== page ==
Alzheimers is so much fun.  

Dad learned to cheat at his alzheimers test.  He was in a drug study test, and he knew one of the questions each time would be what the date was.  He could also remember they had a date calendar on the way in, so he would look at it on the way in so he got at least one right.  🙂  

With alzheimers as soon as the pain is gone from a heart attack, you don’t remember it, and when you have arthritis in your lungs it looks like you have pneumonia, so the medical professionals would be leery of our diagnosis of heart attack until we could get them to run tests, or he had another one in front of them.

We quickly learned that we had to keep someone with Dad every minute when he was in the hospital.

Dad, on phone from his hospital room.  “I’m in a hotel room and can’t find my money, wallet, or keys and there’s a guy outside the door wanting paid.  I don’t know where I am.”  

Us:  “We’ll be right up.  You’re in the hospital.”

Our call to hospital:

Us:  “We just got a call from him.  Can you check?”

Them: “No he’s fine, asleep in his room.”  

Us:”You’d better go check, we’re on our way.”

We get there, they  hadn’t checked.  Dad had pulled out all of his tubes and was planning his escape without paying his hotel bill.

He always wanted to tip the nurses and aides.  He couldn’t figure out why the waitress’s wouldn’t take tips.  We finally told him the gratuity was already included in the bill.

The last time he was in hospital it was for I think only 16 days.  It seemed like forever.  I hope none of you are ever around when the anethesia wears off after an amputation.  Its one of the most painful things I’ve ever seen.  It was the dinner hour so I was alone with Dad.  Usually we kept two with him during the day, and my brother would spend the nights with him.  He was in that kind of pain where you can’t stay still.  And with the alzheimers he couldn’t remember what had been done.  So every few minutes I would have to tell him he had an amputation.  That went on until he died, not remembering the amputations.  Except when they were going to have to amputate higher up, and he looked at me, out of everyone there, and asked “Are they piecing me out?”, I just said “Yes”.  The sneaky little bugger was going through the side bars on the bed one night while my brother was in the bathroom.  He didn’t realize he wouldn’t have been able to stand.  He didn’t know he was missing a foot.  He saw all kinds of fun things during twilight delusions, smoke, butterflies, fire, and we all had to look multiple times, cause he was sure he saw something.  He thought the guy in the next bed, that was awaiting a heart transplant, was a criminal. LOL!  He was saying we sure were going to look foolish if we didn’t call the police.  At that point, he thought we were really quite stupid for not listening to him.  

Less than a week after we brought him home, he had a stroke.  He asked for each of us by name, and as he would say them, Mom would call us.  He soon lost the use of his voice, but still had eye movement.  We all moved home for the last four days of Dads life, including our kids who were all grown, and my Moms sister.  I slept under the card table for a few of them, some nights I had Mom and Dads bed with my sisters.  We had Dad downstairs on the sofa bed.  My daughter, and her friends came in so he could see them dressed up for their senior prom.  We kept Dads big band music playing so he would be comfy.  I even grabbed his hand and danced with it.  We knew when he was ready to die, and called everyone into the room.  Only my son and one niece who were at work, weren’t there.  We all kept up our humor and let Dad know we would all be with Mom, so he could go in peace.  Mom was on the wrong side of the bed, so I asked her to move, so Dad would be looking at her.  As he was looking at her, I told him “She’s still as beautiful as the day you married her.”  He smiled and took his last breath.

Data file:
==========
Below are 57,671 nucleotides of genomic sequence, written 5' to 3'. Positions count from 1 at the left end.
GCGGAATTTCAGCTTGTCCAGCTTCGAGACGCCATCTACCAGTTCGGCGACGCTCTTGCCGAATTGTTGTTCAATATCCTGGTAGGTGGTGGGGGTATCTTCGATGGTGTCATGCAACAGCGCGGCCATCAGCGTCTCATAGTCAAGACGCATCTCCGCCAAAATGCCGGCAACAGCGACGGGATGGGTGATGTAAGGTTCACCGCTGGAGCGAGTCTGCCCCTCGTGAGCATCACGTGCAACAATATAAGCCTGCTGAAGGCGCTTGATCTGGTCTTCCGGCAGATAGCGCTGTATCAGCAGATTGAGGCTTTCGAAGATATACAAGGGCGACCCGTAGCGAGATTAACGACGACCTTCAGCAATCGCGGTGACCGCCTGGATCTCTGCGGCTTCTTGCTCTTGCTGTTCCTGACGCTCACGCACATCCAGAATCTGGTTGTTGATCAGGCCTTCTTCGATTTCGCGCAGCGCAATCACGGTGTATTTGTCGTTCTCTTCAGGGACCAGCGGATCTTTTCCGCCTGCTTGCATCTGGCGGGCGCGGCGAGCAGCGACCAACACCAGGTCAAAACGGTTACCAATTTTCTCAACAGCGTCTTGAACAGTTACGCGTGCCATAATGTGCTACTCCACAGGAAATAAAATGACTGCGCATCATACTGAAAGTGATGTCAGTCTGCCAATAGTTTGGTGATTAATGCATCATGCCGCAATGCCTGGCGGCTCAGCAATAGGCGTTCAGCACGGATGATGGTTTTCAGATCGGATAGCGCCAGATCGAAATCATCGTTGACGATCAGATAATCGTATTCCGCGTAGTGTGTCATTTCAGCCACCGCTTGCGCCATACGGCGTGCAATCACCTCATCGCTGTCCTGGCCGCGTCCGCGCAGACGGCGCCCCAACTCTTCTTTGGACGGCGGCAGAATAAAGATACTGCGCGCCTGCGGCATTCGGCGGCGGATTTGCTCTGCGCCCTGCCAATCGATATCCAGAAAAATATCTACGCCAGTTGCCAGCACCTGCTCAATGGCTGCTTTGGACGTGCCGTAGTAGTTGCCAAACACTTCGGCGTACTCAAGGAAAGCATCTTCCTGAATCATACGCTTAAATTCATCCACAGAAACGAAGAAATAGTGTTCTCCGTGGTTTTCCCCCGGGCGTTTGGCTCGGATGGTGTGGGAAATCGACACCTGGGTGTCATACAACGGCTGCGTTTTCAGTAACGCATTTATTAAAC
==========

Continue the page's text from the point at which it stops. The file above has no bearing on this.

We had already made arrangements so we could just have the funeral home pick him up.  His favorite cat, Spirit was still beside him.  He had pretty much stayed on the bed for the four days too.  We had to move him so they could take Dad.

I got 2 baby kittens that my FIL rescued, from a car trunk at a junkyard where they crush cars, when my Dad died.  Most of Dads grandkids called him Pa, mine included.  So in his honor, I named the male Pa.  Dad would have loved him.  🙂

I don’t really believe in God and heaven, but I do think if there is something after death, that Dad is surrounded by the cats, and family that he loved so much.

My Mom once told me that my Dad thought I would go farther than the other kids.  Now I’m not any smarter than they are, but I don’t show fear, and I don’t give up, so I’ve come to believe maybe helping to straightening out our political world would fulfill his ideal for me.    

Happy Fathers Day Dad, and all you Dad’s out there.

I prefer to laugh, and I know Dad would too, even if its at ones self.  🙂